If I'm not staring at a computer screen, this is probably what I'm staring at.
I'm not exactly an expert at many things. I guess most people aren't, because nobody knows everything about anything. There are subjects I'd say I know a lot more about than the average person, but I still don't like getting asked a lot of questions about said subject for fear I'll get something wrong or come across as having no idea what I'm talking about.
But nearly everyone is an expert on themselves -- at least we'd like to think so. And since people normally ask strangers/new acquaintances things about their professional lives (as if that's the most important thing about us!), most people figure out pretty quickly that I'm a writer. I'm sure there are plenty of people who hear that and think that I'm a nutcase or that I'm wasting my time on a career path that could very well require hundreds of hours/blood/sweat/tears with little payout. But hey, let them think what they like.
Over the years, I have received tons of questions and comments about writing -- well, more comments than questions. I thought I'd go over some of the more interesting/frequent ones. I can't speak for every writer, of course, but here are some of the general thoughts that go through my head when I hear typical responses to "I'm a writer."
"When you become rich and famous, I'll be able to say I know you!" Interestingly enough, this is the most common response I get. I wouldn't say it offends or even bugs me...but do people really think that will happen? We're always bombarded with the success stories of authors like Stephenie Meyer, J.K. Rowling, and Stephen King. In a sense, this can make people think "if they can do it, anyone can." But at the same time, anyone with half a brain has to know that those success stories are one in a million...right? After all, if it were easy, everyone would be doing it. And nearly every successful author (or actor or athlete or musician or plumber) gets to where they are through a mixture of hard work and luck. Sometimes with a little bit of talent mixed in. This isn't a particularly offensive response or even one you should try to avoid when speaking to a writer. But it is sort of the equivalent to finding out someone is a Maroon 5 fan and saying, "When you marry Adam Levine, I'll get to say I know you!"
"Where do you get your ideas?" Like most writer questions/comments, this is one where responses probably vary greatly. But a lot of us will have an answer something like this "Everywhere!" I get ideas from the most unexpected and sporadic of places. My novel that's on submission right now was spawned after a comment a World Lit professor made in class one day. I have another work in progress that was inspired partially by a television show and partially by a dream (but there are no meadows or sparkly vampires in this one, I promise. Well...actually, there might be a few meadows.)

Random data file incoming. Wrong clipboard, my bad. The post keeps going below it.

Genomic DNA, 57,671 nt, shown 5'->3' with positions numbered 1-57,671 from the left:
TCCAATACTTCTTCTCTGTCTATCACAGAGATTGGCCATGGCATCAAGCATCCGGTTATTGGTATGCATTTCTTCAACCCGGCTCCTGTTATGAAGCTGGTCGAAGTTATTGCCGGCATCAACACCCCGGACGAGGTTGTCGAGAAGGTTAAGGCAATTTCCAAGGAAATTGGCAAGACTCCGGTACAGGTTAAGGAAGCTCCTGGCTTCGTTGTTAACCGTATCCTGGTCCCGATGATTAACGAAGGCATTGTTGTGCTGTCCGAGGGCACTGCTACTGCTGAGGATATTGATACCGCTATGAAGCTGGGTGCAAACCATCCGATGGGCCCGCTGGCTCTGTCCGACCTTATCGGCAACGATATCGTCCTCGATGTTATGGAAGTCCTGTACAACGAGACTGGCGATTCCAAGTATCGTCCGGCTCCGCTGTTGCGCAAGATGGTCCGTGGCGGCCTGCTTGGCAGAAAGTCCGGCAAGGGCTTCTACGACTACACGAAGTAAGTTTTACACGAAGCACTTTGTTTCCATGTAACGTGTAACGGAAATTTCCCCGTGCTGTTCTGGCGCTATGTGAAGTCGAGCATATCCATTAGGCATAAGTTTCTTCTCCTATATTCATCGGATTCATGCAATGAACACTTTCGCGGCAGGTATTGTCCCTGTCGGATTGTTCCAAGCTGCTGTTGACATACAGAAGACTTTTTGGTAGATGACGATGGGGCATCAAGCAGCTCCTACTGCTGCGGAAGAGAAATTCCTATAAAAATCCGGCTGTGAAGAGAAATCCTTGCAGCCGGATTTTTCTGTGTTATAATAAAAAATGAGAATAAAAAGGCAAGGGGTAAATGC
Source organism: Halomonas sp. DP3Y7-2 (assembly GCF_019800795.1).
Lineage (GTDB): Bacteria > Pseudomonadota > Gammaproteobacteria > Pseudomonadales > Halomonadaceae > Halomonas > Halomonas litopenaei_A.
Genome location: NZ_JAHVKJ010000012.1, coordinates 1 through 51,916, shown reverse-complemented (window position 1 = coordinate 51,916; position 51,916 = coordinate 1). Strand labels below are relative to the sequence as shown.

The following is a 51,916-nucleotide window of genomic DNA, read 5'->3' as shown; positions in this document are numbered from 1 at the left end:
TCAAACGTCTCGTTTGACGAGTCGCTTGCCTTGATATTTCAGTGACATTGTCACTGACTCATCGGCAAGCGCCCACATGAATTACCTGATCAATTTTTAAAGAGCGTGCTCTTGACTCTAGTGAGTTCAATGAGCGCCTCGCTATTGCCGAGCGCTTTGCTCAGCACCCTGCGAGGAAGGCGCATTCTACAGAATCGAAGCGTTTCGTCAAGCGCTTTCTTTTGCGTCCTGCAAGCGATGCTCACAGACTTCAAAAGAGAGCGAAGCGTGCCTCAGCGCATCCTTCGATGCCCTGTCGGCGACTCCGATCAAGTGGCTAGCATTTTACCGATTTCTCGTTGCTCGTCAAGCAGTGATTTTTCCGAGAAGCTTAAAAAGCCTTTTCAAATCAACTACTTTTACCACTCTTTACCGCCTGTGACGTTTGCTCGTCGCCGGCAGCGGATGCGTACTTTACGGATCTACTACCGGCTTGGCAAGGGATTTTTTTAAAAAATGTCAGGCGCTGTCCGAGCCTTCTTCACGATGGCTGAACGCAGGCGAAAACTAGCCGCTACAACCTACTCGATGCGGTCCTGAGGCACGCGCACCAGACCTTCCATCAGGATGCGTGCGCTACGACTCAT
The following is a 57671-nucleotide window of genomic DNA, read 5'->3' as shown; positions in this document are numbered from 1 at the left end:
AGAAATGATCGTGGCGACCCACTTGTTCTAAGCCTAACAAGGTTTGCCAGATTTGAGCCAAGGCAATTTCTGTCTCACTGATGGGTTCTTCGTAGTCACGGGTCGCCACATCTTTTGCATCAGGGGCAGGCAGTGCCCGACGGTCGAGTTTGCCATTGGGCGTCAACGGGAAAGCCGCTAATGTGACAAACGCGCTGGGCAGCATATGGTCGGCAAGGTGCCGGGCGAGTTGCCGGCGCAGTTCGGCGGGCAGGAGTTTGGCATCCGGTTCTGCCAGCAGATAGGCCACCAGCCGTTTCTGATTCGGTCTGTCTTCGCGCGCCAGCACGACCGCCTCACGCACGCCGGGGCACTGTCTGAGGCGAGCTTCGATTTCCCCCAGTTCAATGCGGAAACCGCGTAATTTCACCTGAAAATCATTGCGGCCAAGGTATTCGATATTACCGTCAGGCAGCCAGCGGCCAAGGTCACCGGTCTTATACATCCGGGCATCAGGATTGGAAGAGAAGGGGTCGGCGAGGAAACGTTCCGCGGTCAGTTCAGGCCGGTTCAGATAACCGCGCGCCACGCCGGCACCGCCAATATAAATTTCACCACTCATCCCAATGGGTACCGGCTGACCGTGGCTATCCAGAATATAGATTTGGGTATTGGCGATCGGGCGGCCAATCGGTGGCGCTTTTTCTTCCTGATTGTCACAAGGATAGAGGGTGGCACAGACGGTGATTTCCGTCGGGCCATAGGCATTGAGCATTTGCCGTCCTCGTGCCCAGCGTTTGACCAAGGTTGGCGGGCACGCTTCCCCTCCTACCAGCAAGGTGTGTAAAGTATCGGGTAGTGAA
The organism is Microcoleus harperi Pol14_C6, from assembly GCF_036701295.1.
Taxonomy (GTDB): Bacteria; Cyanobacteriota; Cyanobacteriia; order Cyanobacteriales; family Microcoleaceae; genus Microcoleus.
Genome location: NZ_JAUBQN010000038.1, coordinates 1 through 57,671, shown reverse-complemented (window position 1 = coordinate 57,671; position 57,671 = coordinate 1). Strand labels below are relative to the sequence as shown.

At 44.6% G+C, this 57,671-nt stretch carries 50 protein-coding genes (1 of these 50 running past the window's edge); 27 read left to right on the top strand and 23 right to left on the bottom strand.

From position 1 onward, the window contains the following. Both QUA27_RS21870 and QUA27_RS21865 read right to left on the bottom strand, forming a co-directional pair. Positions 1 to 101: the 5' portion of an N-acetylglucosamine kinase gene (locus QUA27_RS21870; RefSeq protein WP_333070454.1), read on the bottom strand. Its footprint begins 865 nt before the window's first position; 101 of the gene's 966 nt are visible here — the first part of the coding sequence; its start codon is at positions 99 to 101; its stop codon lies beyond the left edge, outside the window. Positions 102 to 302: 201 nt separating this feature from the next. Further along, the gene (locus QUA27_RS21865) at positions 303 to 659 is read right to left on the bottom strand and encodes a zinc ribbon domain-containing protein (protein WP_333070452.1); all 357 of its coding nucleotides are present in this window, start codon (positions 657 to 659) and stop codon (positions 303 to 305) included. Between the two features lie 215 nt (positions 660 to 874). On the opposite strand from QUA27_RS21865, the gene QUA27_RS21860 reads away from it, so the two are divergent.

"Never piss off a writer." It's true that some of us will base our characters on people we know -- and not always people we like. Writing can be a great outlet for expressing frustration or even revenge. But due to both legal issues and, you know, maturity, most writers won't specifically call people out in a novel. Nonfiction is slightly different, of course. But even if you did unintentionally piss off a writer a long time ago, you probably don't have much to worry about. Don't attempt to refrain from pissing people off just because you don't want to get called out. Everyone makes mistakes, and if you find yourself at the mercy of a writer...well, that's really more their problem than yours.
"So, you have a degree in Creative Writing...what do you want to do with that?" I don't get this one as much as I get some others. But that's probably because people hear "I have a degree..." and they say "OMG HOW OLD ARE YOU?" And I sheepishly say "I'm 23," and they say, "OH MY GOSH YOU LOOK SO YOUNG I THOUGHT YOU WERE 16 OH MY GOSH I CAN'T BELIEVE YOU FINISHED COLLEGE" and other generally offensive things that I can't believe people actually say out loud and with the fervor that they do. Maybe that will be another blog post one day, but it pisses me off. A lot.
Anyway, if they get past that stage, I usually tell them that I want to be a full-time writer, but acknowledge how difficult it will be and that I might never get there. Unfortunately, I don't know what I will do if I can't afford to write full-time -- and, statistically speaking, the chances of me being a full-time writer are pretty slim. Maybe not as slim as me, say, getting to marry Adam Levine. But it's still pretty hard to do, even for those who work our butts off writing day in and day out and are driven insane with the desire to write.
"I'm not a good writer, so I admire people who are." I don't have any deep feelings on this one. I just find it interesting. I'm a writer. I enjoy writing and I would hope that I'm good at it (I think I am, but every good writer doubts themselves sometimes). The fact is, some of us are artists. Some people are good at making art, some people are good at performing heart surgery, and some are good at unclogging toilets. If we were all the same, not only would the world be unbelievably dull, but nothing would ever get done. We all have different gifts to fulfill different purposes, and I believe that mine is writing.
So there you have it. A brief list of general writer questions and comments. By the way...if anyone can get me that marriage proposal from Adam Levine, it would be greatly appreciated.